3. Place the beets in a large heavy-bottom skillet with 4 Tbsp olive oil and 1 Tbsp vinegar and sauté for 3 minutes, then reduce heat to med/low and add 1 Tbsp sugar and 2 Tbsp tomato paste. Mix thoroughly and sauté until starting to soften, stirring occasionally (about 10 min). Remove from pan and set aside.soop_ukraine_sept14-14
  4. In the same skillet (do not wash after the beets), sauté onion in 1 Tbsp butter for 2 min. Add grated carrot, parsnip + tomato and sauté another 5 min or until softened, adding more oil if it seems too dry.soop_ukraine_sept14-15
  5. Once the meat has been cooking at least 45 min, skim any crud off the top, scrape marrow out of osso bucco bones, and remove bones and tendon.  (Give bones to dogs, if you have them once they’ve cooled to make sure your dog will love you forever and ever.)  Place bay leaves, peppercorns and sliced potatoes into the soup pot.  Add beef broth, bring to a boil, reduce heat and simmer 10 min.
  6. Add cabbage, sautéed beets, onion, carrots, parsnips and parsley stems. Cook another 10 minutes or until potatoes can be easily pierced with a fork.soop_ukraine_sept14-21
  7. Add chopped parsley and 1 clove of minced garlic then stir them into the soup pot. Immediately cover and remove from heat. (Over-boiling borscht will affect the soup’s color; bringing it from bright magenta to dark brick-red).soop_ukraine_sept14-22
  8. Check for salt and sugar flavors and add more of either if desired.
  9. Cut the salted salo into small pieces**. Add the remaining minced clove of garlic. Grind them together in a deep bowl with a wooden spoon (or blend in a mini food processor) until it forms a rough paste.  Stir into the cooked borscht. Allow to rest for 15-20 minutes before serving so the flavors can meld.soop_ukraine_sept14-18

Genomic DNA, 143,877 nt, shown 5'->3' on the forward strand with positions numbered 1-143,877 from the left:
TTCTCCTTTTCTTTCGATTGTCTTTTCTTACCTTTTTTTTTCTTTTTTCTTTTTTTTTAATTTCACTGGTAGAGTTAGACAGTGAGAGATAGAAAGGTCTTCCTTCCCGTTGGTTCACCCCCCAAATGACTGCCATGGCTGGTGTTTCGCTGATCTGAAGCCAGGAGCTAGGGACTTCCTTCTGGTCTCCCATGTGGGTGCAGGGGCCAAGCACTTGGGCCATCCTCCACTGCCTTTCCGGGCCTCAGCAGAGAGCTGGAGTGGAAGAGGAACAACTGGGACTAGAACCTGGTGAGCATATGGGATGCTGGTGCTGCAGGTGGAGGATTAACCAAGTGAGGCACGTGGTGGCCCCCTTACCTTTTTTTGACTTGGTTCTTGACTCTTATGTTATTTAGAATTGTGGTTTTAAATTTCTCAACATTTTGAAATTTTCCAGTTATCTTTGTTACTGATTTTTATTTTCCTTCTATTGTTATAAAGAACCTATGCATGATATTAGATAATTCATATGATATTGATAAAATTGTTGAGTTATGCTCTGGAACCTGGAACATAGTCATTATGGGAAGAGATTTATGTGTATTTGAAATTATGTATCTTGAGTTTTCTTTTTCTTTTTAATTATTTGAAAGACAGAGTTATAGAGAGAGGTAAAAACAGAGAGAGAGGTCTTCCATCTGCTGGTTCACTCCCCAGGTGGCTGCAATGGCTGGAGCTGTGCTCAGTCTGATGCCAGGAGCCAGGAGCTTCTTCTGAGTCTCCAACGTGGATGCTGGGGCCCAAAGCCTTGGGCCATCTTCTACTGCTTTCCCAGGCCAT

My pal, vodka, lending a hand here.

    My pal, vodka, lending a hand here.

    This is how it looked post food-processing.  It melted into the soup like a champ and gave a wonderful depth of flavor.

    This is how it looked post food-processing. It melted into the soup like a champ and gave a wonderful depth of flavor.

  10. To serve, top with a tablespoon of sour cream and a small sprig of fresh dill.  Serve lemon on the side for those who desire more acidity in their soup.soop_ukraine_sept14-24

* Salted Salo is a traditional Eastern European food consisting of cured slabs of fatback. It has little to no meat and is quite similar to Italian lardo. If you cannot find salo or lardo, Trader Joes’ bacon ends and pieces can be used in a pinch by cutting off the meat and using just the fat.

** If possible, ask your butcher to slice the salo, lardo, or bacon into thick bacon slices and store it in the freezer until you are ready to chop it.  Chopping frozen fat is easy-peasy.

Once our borscht was simmering away, we were lucky to lure our BFFs (and luckily, neighbors) to join us for our feast which we completed with (a not insignificant amount of) vodka and a salad of quartered tomatoes, sliced cucumbers, fresh dill, and cannolini beans all tossed in sour cream.  Oh, and for my oenophile friends, a crisp rosé paired quite nicely with the borscht once we moved away from the vodka.soop_ukraine_sept14-23


The people have spoken: 2 thumbs up, 1 middle thumb, and 1 thumbs down (but with a smile).


Thanks for sharing our first adventure in SOOP you brave, brave souls.

Enjoy and as they say in Ukraine, Budmo! This means approximately ‘shall we live forever!’ Usually, one person says ‘Budmo!’ and everybody at the table/party answers ‘Hey!’ (the meaning is straightforward). This repeats for up to 3 times depending on the mood of the crowd. Only then, everybody empties their glasses.